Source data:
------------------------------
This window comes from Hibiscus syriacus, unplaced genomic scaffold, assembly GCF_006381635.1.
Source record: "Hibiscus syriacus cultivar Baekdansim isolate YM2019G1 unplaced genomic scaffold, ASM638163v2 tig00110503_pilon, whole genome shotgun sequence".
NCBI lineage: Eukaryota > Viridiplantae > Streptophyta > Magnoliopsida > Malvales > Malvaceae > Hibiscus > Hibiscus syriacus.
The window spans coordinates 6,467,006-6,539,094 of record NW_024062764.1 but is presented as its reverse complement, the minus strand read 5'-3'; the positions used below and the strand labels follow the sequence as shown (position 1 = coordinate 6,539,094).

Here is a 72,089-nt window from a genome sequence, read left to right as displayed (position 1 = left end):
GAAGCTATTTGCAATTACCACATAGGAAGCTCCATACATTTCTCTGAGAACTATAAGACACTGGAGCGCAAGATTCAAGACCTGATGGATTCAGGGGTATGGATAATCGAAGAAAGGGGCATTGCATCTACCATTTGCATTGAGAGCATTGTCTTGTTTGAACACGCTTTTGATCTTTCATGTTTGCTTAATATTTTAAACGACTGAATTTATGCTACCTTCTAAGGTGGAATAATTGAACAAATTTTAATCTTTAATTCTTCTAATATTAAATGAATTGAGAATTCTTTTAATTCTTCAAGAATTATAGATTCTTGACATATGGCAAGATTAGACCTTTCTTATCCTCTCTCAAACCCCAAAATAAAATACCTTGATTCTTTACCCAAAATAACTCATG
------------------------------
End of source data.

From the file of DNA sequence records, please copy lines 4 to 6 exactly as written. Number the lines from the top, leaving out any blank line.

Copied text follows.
The window spans coordinates 6,467,006-6,539,094 of record NW_024062764.1 but is presented as its reverse complement, the minus strand read 5'-3'; the positions used below and the strand labels follow the sequence as shown (position 1 = coordinate 6,539,094).

Here is a 72,089-nt window from a genome sequence, read left to right as displayed (position 1 = left end):
GAAGCTATTTGCAATTACCACATAGGAAGCTCCATACATTTCTCTGAGAACTATAAGACACTGGAGCGCAAGATTCAAGACCTGATGGATTCAGGGGTATGGATAATCGAAGAAAGGGGCATTGCATCTACCATTTGCATTGAGAGCATTGTCTTGTTTGAACACGCTTTTGATCTTTCATGTTTGCTTAATATTTTAAACGACTGAATTTATGCTACCTTCTAAGGTGGAATAATTGAACAAATTTTAATCTTTAATTCTTCTAATATTAAATGAATTGAGAATTCTTTTAATTCTTCAAGAATTATAGATTCTTGACATATGGCAAGATTAGACCTTTCTTATCCTCTCTCAAACCCCAAAATAAAATACCTTGATTCTTTACCCAAAATAACTCATG